The only thing I’d say from my point of view is that because of your status as our ‘founder’ :) I tend to default to seeing your announcements as official “we’re doing this” rather than “I’ve been experimenting” - you didn’t actually say that though, so it’s my fault rather than yours!

I agree that it probably good to prove that something is workable in a basic way before opening it up for comments etc - just in case a particular design proves to be a blind alley, or to avoid bandwidth overload if you’re still trying to hack in the face of lots of excited commentary :)


This does read a bit as an announcement rather than a proof of concept :sweat_smile: Mostly because it was posted in sig_core. Maybe reframing the post as “hey all, I had this idea I wanted to try out, so I added it to auxlabs as an unofficial experiment. Check it out if you’re interested!”


I’m actually fine with independent exploration. (No feelings hurt)

I think we should keep trying different things, criticizing, and then eventually work on merging, evolving, and deciding.

I’ll take a look at it to see if theres any criticism I can give, especially on the detangling side. But so long as we don’t pull the trigger early on one experiment I think experimenting is fine.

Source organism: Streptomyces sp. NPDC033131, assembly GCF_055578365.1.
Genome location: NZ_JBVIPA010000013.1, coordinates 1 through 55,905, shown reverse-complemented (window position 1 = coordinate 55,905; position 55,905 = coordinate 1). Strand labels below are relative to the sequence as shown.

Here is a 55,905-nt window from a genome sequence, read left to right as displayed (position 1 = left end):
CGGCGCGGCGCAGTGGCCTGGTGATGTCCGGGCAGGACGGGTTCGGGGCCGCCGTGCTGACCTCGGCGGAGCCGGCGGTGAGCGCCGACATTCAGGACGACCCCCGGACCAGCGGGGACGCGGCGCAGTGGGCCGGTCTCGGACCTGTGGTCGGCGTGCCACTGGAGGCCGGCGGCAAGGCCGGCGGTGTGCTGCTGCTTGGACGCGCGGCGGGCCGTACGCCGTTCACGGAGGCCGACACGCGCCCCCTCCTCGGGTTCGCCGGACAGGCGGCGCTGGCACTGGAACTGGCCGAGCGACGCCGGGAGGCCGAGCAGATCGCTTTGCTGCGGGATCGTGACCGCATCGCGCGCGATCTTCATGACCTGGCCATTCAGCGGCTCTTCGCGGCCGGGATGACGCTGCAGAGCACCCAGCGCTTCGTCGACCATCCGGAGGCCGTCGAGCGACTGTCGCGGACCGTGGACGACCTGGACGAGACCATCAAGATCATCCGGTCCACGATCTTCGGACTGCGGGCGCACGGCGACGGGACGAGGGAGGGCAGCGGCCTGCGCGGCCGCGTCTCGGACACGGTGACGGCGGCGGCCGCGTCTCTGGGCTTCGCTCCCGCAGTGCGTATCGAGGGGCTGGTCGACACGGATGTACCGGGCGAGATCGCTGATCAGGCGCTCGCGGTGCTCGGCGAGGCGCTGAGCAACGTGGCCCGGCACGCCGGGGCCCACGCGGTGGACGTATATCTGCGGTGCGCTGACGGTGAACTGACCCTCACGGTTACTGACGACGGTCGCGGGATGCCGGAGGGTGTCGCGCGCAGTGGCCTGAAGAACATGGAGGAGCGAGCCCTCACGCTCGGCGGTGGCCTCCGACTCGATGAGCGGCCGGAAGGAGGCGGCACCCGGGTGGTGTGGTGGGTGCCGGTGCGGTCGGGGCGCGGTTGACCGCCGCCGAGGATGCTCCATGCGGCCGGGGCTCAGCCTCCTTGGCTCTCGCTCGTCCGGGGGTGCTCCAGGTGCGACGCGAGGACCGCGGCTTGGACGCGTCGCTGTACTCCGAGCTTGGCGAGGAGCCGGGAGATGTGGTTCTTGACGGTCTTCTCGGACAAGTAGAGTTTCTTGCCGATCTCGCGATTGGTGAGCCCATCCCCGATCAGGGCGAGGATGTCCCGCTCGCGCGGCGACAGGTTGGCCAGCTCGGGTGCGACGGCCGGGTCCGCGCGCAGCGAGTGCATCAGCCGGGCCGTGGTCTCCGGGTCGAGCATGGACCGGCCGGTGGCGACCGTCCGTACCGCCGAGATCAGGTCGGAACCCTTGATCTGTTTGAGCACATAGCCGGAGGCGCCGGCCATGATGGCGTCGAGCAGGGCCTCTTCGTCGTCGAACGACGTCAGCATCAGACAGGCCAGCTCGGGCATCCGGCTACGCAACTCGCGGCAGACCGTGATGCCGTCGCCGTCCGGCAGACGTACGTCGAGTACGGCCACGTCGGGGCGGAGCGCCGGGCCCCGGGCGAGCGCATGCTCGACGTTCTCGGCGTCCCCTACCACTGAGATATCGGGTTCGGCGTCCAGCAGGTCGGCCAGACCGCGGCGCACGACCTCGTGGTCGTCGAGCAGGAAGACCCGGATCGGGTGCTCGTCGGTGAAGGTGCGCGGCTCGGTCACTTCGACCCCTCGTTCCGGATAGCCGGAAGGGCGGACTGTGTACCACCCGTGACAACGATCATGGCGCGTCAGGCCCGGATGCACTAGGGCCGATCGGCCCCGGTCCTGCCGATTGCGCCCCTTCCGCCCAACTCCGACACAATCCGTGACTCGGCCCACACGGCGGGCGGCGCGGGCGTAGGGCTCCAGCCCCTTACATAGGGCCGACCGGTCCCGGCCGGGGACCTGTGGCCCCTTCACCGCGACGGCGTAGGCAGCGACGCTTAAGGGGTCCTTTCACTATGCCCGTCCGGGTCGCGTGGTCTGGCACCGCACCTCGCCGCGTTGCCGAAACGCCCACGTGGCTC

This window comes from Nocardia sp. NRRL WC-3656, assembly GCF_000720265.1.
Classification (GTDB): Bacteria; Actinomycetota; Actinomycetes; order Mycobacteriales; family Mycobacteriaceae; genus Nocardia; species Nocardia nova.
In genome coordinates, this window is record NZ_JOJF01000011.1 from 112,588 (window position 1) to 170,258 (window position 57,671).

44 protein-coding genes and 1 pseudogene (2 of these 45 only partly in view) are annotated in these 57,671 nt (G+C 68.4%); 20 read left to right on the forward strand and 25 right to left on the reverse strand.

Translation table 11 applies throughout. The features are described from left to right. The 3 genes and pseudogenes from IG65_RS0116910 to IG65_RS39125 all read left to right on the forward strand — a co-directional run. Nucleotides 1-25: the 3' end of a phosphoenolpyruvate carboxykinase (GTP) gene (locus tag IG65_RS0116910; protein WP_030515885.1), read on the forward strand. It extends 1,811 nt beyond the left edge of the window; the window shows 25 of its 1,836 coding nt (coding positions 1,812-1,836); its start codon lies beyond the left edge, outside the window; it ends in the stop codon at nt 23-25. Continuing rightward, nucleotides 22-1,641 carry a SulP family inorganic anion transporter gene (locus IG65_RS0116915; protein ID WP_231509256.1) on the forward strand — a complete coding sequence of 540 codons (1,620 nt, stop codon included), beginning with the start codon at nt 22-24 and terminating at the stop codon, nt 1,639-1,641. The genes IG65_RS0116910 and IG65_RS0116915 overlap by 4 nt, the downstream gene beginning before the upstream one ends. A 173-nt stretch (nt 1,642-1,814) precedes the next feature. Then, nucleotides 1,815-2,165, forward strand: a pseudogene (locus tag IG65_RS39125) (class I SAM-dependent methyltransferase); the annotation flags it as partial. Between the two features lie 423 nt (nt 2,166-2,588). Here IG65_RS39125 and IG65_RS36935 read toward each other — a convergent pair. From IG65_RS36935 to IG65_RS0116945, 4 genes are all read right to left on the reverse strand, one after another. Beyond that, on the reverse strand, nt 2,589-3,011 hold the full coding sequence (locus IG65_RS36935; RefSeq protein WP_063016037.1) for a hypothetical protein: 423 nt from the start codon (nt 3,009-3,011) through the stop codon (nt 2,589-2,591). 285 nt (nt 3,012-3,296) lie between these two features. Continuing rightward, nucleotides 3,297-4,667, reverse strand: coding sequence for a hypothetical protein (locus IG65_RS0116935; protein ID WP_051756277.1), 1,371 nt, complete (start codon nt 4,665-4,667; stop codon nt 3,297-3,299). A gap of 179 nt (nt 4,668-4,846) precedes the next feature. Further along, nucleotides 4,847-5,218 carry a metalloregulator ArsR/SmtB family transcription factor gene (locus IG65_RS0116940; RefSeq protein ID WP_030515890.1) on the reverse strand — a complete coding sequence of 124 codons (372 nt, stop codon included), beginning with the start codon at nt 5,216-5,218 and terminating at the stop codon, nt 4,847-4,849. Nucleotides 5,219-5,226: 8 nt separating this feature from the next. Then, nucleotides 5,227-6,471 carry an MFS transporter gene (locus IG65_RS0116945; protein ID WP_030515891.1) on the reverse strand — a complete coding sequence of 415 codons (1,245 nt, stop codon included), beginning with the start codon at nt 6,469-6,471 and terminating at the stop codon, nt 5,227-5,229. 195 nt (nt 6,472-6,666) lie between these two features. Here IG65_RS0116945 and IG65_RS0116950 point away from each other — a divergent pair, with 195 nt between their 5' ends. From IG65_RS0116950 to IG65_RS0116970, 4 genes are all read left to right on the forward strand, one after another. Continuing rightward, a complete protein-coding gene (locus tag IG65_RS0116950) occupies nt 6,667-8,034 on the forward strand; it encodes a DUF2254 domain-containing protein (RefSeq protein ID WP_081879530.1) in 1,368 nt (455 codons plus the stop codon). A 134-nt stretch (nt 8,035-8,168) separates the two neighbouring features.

And @jakehamilton I think you did a good job making clear this is an experiment :+1:



So, I’m not nearly done, at lot of it looks fantastic and I’m really impressed. In terms of criticism one of the first things I run into is “where is lib defined?”. For example

  • first I went to src/staging/stage0
  • then that lead me to builders
  • not sure what kaem is, so I went to one of the other builders
  • got to lib.modules.override.default but I don’t know that behavior and I don’t/can’t know where that is defined, because lib is an argument and we (generally) don’t know everywhere this function is called